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Raja Jothi, Ph.D.

Molecular Carcinogenesis Laboratory/Systems Biology Group
Building 101, Room A314
111 T.W. Alexander Drive
Research Triangle Park, NC 27709

Research Topics

Research in our laboratory uses integrative interdisciplinary approaches-merging bioinformatics, functional genomics and molecular biology-to characterize gene regulatory circuitry and epigenomes defining cell states during cellular development, differentiation, and homeostasis. We are particularly interested in mapping gene regulatory networks in embryonic stem cells (ES cells). ES cells can self-renew indefinitely and can differentiate into all derivatives of the three germ layers. These attributes making them an attractive model for regenerative medicine, disease modeling, and drug and toxicity testing. Successful development of ES cell-based therapies not only depends on our understanding of the genes and pathways that constitute the genetic network governing ES cell identity, but also the mechanisms that maintain this intricate homeostatic balance between self-renewal and differentiation.

To define the genetic network controlling the ES cell identity, we have developed a novel computational framework for a systematic meta-analysis of published microarray gene expression data from multiple studies (profiling undifferentiated mouse ES cells and various differentiated cell types) to identify and rank-order genes with characteristic expression patterns in ES cells vs differentiated cells, indicative of their potential roles in regulating ES cells. We have used RNAi-mediated loss-of-function experiments to validate several top-ranked candidates from our computational analysis, and have unearthed tens of genes including with previously unknown roles in ES cell biology. We have successfully characterized the functional roles of some of these genes in ESCs, and their roles in environmentally- and developmentally-responsive pathways. Our ongoing efforts include elucidation of the roles and mechanisms by which these novel regulators of ES cells help maintain the pluripotent state.


Dr. Jothi received his Bachelors degree in 1998 from the University of Madras, and a Ph.D. in 2004 from the University of Texas at Dallas. Subsequently, he completed his postdoctoral training in Systems Biology at NCBI/NLM/NIH and in Epigenetics at NHLBI/NIH before joining NIEHS in 2009 to head the Systems Biology Section. Dr. Jothi received the NIEHS Early Career "Rising Star" Award in 2009. He has published over 35 peer-reviewed articles and book chapters, and serves on the Editorial Boards for PLoS ONE and Frontiers in Bioinformatics and Computational Biology journals.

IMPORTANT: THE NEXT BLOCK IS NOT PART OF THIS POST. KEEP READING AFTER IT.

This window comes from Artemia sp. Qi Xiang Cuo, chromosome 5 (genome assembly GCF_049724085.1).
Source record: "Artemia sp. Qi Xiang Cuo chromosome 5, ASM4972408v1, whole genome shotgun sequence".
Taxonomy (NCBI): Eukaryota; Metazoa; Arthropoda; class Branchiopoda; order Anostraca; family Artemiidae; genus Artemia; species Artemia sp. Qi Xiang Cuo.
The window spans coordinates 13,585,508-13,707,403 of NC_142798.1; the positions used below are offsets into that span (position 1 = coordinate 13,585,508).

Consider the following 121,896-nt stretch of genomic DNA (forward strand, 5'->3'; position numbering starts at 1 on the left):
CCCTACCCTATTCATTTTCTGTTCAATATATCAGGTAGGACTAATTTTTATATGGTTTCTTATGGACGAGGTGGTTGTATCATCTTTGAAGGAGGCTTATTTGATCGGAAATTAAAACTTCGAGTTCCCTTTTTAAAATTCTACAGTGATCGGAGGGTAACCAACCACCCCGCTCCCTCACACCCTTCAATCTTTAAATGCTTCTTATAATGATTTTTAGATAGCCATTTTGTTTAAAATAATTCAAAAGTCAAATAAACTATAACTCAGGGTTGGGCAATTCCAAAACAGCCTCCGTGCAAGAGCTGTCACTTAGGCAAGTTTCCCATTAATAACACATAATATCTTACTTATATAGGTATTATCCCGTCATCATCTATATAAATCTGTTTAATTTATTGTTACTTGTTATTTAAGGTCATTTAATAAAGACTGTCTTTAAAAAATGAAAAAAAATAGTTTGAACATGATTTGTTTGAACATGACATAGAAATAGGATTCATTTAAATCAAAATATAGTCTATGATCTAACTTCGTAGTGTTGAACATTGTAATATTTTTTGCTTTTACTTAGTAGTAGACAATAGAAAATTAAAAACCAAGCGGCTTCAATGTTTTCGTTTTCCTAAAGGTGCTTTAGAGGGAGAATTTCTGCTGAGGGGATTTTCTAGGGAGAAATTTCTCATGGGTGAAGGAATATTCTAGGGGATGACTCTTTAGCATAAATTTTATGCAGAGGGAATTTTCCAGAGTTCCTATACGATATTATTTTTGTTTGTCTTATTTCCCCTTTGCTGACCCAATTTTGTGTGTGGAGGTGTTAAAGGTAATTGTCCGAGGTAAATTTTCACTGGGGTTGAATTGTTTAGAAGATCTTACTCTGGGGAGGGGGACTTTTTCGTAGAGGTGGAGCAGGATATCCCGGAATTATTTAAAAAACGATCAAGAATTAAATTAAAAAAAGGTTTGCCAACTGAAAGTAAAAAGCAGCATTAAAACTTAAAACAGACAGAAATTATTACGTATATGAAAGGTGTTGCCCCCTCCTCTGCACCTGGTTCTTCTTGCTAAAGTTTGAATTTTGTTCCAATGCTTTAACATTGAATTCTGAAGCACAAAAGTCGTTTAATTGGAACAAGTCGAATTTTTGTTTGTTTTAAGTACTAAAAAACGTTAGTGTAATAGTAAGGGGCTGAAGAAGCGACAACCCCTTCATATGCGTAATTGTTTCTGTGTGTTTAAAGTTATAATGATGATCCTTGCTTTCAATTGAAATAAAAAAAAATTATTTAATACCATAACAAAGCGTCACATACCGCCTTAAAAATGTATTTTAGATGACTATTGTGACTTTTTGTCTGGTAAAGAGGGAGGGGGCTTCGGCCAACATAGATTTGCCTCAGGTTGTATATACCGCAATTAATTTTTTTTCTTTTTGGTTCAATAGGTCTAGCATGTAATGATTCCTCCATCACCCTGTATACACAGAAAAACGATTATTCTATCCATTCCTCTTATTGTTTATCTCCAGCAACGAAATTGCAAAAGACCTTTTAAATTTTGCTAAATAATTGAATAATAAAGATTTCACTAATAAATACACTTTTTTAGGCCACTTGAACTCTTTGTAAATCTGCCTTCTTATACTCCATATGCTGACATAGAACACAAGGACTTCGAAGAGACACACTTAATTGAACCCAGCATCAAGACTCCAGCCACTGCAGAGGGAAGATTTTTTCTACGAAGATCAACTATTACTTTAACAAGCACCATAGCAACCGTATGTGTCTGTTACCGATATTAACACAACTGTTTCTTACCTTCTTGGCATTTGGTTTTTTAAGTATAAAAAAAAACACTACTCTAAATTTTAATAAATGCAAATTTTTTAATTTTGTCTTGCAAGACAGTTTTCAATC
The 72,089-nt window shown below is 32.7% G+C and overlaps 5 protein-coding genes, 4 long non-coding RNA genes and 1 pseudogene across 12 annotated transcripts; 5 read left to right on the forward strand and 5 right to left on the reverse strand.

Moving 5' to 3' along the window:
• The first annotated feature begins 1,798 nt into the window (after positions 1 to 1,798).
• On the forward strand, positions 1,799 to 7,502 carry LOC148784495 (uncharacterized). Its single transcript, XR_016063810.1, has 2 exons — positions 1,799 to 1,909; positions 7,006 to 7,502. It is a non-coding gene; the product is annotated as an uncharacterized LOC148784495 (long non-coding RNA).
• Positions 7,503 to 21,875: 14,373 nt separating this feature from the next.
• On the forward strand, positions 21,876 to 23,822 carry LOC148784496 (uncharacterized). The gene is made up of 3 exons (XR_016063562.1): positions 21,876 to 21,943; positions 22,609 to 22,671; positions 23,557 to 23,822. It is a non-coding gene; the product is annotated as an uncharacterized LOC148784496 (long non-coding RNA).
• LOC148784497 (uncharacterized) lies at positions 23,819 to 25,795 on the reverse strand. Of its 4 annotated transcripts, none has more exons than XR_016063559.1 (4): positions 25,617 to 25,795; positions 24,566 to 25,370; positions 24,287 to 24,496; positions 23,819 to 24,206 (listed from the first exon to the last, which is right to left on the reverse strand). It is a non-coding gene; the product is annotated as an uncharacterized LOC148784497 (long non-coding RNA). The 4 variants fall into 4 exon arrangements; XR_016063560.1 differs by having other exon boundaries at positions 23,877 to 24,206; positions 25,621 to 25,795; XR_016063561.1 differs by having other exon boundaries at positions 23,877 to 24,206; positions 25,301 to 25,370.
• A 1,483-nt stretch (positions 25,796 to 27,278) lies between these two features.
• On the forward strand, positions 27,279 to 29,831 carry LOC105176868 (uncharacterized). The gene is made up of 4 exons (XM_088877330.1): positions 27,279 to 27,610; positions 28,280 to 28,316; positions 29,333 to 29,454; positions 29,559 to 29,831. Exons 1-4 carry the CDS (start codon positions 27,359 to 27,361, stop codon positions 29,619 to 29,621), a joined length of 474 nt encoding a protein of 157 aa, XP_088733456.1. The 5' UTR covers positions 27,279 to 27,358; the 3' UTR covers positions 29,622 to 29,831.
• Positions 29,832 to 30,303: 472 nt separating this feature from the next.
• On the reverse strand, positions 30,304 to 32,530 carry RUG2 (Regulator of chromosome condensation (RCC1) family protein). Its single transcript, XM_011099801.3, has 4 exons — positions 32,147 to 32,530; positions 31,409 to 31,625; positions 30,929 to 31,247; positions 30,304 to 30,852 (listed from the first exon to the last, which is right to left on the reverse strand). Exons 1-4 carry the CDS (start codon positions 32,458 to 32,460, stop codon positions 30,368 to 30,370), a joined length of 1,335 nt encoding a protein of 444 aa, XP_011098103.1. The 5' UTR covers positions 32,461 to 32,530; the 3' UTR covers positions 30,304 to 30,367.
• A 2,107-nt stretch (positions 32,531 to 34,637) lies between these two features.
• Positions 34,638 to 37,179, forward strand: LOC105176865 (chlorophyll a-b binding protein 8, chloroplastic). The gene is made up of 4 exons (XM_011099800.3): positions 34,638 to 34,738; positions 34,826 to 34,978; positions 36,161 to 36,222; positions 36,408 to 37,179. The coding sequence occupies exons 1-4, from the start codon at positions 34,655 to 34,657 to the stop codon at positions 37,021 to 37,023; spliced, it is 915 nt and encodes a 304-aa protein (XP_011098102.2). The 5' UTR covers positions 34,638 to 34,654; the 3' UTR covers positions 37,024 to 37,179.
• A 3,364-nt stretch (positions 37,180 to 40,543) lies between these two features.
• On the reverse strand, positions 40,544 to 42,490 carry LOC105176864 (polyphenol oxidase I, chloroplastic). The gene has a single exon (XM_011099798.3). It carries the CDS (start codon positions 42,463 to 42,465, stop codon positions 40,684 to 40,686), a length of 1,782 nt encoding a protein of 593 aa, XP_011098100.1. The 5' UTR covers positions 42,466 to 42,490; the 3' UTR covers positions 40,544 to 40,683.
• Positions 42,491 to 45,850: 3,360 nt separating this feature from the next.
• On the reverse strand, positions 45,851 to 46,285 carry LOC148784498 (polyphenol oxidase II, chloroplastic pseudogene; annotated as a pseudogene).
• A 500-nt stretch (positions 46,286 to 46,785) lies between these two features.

Selected Publications

  1. Freudenberg JM, Ghosh S, Lackford BL, Yellaboina S, Zheng X, Li R, Cuddapah S, Wade PA, Hu G, Jothi R. Acute depletion of Tet1-dependent 5-hydroxymethylcytosine levels impairs LIF/Stat3 signaling and results in loss of embryonic stem cell identity. Nucleic Acids Res. 2012;40(8):3364-77.
  2. Ho L, Miller EL, Ronan JL, Ho WQ, Jothi R, Crabtree GR. esBAF facilitates pluripotency by conditioning the genome for LIF/STAT3 signalling and by regulating polycomb function. Nat Cell Biol. 2011;13(8):903-13.
  3. Li L, Jothi R, Cui K, Lee JY, Cohen T, Gorivodsky M, Tzchori I, Zhao Y, Hayes SM, Bresnick EH, Zhao K, Westphal H, Love PE. Nuclear adaptor Ldb1 regulates a transcriptional program essential for the maintenance of hematopoietic stem cells. Nat Immunol. 2011;12(2):129-36.
  4. Jothi R, Balaji S, Wuster A, Grochow JA, Gsponer J, Przytycka TM, Aravind L, Babu MM. Genomic analysis reveals a tight link between transcription factor dynamics and regulatory network architecture. Mol Syst Biol. 2009;5:294.
  5. Jothi R, Cuddapah S, Barski A, Cui K, Zhao K. Genome-wide identification of in vivo protein-DNA binding sites from ChIP-Seq data. Nucleic Acids Res. 2008;36(16):5221-31.
This page was last updated on April 25th, 2013